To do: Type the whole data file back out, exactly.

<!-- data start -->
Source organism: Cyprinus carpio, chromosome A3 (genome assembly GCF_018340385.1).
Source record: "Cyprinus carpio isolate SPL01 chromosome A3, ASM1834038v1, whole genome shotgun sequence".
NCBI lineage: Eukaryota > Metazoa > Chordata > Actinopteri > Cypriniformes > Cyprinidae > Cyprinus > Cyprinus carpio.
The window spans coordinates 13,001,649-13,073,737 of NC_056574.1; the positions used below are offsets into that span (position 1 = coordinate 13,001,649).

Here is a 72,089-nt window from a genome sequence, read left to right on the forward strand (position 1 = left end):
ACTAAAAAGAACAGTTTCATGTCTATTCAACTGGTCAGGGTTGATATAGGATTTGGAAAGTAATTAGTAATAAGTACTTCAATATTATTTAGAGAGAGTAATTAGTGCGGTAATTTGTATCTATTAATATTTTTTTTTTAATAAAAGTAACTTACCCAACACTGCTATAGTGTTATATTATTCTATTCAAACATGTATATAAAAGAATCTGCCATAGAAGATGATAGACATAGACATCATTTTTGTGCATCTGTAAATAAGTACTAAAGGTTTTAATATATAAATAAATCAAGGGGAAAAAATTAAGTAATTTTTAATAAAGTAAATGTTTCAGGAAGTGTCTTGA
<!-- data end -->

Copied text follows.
Source organism: Cyprinus carpio, chromosome A3 (genome assembly GCF_018340385.1).
Source record: "Cyprinus carpio isolate SPL01 chromosome A3, ASM1834038v1, whole genome shotgun sequence".
NCBI lineage: Eukaryota > Metazoa > Chordata > Actinopteri > Cypriniformes > Cyprinidae > Cyprinus > Cyprinus carpio.
The window spans coordinates 13,001,649-13,073,737 of NC_056574.1; the positions used below are offsets into that span (position 1 = coordinate 13,001,649).

Here is a 72,089-nt window from a genome sequence, read left to right on the forward strand (position 1 = left end):
ACTAAAAAGAACAGTTTCATGTCTATTCAACTGGTCAGGGTTGATATAGGATTTGGAAAGTAATTAGTAATAAGTACTTCAATATTATTTAGAGAGAGTAATTAGTGCGGTAATTTGTATCTATTAATATTTTTTTTTTAATAAAAGTAACTTACCCAACACTGCTATAGTGTTATATTATTCTATTCAAACATGTATATAAAAGAATCTGCCATAGAAGATGATAGACATAGACATCATTTTTGTGCATCTGTAAATAAGTACTAAAGGTTTTAATATATAAATAAATCAAGGGGAAAAAATTAAGTAATTTTTAATAAAGTAAATGTTTCAGGAAGTGTCTTGA